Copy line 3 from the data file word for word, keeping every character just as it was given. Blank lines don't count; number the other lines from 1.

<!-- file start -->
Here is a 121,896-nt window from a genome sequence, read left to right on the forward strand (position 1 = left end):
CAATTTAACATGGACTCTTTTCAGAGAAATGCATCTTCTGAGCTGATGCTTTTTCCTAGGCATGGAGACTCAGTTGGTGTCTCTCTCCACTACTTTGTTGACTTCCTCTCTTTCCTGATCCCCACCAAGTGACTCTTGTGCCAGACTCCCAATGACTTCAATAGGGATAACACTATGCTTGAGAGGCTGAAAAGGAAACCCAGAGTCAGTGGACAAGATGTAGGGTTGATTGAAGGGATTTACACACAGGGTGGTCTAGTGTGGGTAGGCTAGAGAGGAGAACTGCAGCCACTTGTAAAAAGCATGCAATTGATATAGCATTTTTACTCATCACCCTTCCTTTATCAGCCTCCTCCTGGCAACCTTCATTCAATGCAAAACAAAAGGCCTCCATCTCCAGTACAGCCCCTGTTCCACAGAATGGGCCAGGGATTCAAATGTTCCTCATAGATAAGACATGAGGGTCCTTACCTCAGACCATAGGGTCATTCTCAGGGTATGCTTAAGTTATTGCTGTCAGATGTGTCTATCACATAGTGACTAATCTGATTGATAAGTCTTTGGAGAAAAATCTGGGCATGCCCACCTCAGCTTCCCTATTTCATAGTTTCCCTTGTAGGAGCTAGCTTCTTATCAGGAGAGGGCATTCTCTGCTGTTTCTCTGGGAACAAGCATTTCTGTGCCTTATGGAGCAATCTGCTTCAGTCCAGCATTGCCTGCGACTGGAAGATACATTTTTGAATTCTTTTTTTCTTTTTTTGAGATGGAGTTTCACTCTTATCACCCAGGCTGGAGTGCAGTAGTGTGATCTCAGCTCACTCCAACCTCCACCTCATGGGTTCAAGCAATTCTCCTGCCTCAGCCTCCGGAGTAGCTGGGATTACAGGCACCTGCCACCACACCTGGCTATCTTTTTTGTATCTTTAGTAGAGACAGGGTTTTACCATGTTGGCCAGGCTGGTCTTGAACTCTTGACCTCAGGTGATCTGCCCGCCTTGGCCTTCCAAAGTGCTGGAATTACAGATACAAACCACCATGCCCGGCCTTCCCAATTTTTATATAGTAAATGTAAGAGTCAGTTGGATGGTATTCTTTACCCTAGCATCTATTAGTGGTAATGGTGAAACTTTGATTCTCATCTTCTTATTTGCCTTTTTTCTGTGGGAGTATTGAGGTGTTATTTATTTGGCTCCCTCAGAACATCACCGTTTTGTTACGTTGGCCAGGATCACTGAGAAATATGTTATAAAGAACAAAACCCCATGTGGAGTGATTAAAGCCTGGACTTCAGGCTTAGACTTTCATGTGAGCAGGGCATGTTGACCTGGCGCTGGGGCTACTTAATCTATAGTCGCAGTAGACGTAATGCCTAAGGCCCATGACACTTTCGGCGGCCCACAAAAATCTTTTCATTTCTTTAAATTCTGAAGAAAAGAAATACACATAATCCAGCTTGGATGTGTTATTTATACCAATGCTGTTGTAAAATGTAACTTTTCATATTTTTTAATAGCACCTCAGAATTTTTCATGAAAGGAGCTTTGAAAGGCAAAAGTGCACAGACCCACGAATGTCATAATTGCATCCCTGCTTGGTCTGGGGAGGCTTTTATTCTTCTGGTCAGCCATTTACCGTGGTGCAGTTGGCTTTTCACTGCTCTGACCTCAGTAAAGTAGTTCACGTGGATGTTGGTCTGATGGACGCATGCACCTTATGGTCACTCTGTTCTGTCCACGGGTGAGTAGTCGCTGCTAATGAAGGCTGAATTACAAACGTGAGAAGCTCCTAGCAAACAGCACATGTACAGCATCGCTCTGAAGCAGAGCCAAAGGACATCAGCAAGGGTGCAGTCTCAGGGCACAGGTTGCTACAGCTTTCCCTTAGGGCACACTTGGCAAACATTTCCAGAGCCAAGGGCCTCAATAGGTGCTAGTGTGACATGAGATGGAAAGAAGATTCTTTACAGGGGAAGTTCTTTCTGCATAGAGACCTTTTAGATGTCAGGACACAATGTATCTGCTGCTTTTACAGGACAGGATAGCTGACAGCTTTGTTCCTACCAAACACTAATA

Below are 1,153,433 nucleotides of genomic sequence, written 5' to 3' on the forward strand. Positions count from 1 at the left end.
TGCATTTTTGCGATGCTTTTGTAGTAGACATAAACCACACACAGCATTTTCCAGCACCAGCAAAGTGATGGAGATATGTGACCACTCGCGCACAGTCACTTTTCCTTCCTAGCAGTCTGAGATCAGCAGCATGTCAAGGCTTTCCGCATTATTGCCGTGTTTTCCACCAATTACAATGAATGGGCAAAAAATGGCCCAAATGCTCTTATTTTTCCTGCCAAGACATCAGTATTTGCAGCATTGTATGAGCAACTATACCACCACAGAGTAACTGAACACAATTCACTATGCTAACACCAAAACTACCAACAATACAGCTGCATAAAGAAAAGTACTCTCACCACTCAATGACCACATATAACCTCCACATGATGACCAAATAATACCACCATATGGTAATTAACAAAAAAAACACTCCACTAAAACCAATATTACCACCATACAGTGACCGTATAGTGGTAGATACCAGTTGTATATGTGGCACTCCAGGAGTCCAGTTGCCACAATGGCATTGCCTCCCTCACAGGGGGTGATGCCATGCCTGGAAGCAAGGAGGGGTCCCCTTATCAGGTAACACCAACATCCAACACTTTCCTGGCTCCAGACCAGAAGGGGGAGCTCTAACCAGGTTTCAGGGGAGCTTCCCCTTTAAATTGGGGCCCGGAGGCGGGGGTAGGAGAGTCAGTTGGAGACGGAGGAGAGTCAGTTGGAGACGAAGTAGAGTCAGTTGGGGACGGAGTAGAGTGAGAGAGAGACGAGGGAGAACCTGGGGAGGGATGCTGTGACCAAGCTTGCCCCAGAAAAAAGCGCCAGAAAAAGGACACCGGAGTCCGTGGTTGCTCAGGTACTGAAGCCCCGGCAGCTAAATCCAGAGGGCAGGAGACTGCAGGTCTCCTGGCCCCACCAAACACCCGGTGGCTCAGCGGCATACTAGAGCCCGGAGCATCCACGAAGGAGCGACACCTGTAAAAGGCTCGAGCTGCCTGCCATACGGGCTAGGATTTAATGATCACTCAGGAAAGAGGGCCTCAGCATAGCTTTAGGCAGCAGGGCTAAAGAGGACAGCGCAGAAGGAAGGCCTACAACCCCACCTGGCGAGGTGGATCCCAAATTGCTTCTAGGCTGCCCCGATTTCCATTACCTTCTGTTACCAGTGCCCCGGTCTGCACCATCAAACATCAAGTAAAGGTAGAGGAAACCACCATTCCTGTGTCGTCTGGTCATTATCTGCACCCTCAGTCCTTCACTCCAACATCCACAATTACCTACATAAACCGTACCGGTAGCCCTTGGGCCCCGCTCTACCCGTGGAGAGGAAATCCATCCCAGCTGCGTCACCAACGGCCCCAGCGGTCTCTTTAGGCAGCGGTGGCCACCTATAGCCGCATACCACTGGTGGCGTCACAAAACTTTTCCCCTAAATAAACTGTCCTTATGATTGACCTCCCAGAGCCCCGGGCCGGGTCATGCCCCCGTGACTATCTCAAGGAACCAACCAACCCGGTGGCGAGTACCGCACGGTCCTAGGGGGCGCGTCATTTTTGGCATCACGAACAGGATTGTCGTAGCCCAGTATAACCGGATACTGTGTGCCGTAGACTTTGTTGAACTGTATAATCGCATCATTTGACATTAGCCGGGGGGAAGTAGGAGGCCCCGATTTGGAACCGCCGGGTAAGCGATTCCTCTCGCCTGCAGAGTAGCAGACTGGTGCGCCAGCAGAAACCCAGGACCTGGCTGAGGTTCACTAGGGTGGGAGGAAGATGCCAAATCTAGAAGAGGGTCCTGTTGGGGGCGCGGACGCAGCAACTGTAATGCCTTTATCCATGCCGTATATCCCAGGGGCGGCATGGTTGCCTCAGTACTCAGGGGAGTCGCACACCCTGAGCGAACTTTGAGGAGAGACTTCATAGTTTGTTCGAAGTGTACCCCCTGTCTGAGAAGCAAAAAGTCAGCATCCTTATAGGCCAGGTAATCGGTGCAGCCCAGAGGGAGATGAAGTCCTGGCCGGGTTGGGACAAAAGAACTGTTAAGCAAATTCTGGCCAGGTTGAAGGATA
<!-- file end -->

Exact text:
Below are 1,153,433 nucleotides of genomic sequence, written 5' to 3' on the forward strand. Positions count from 1 at the left end.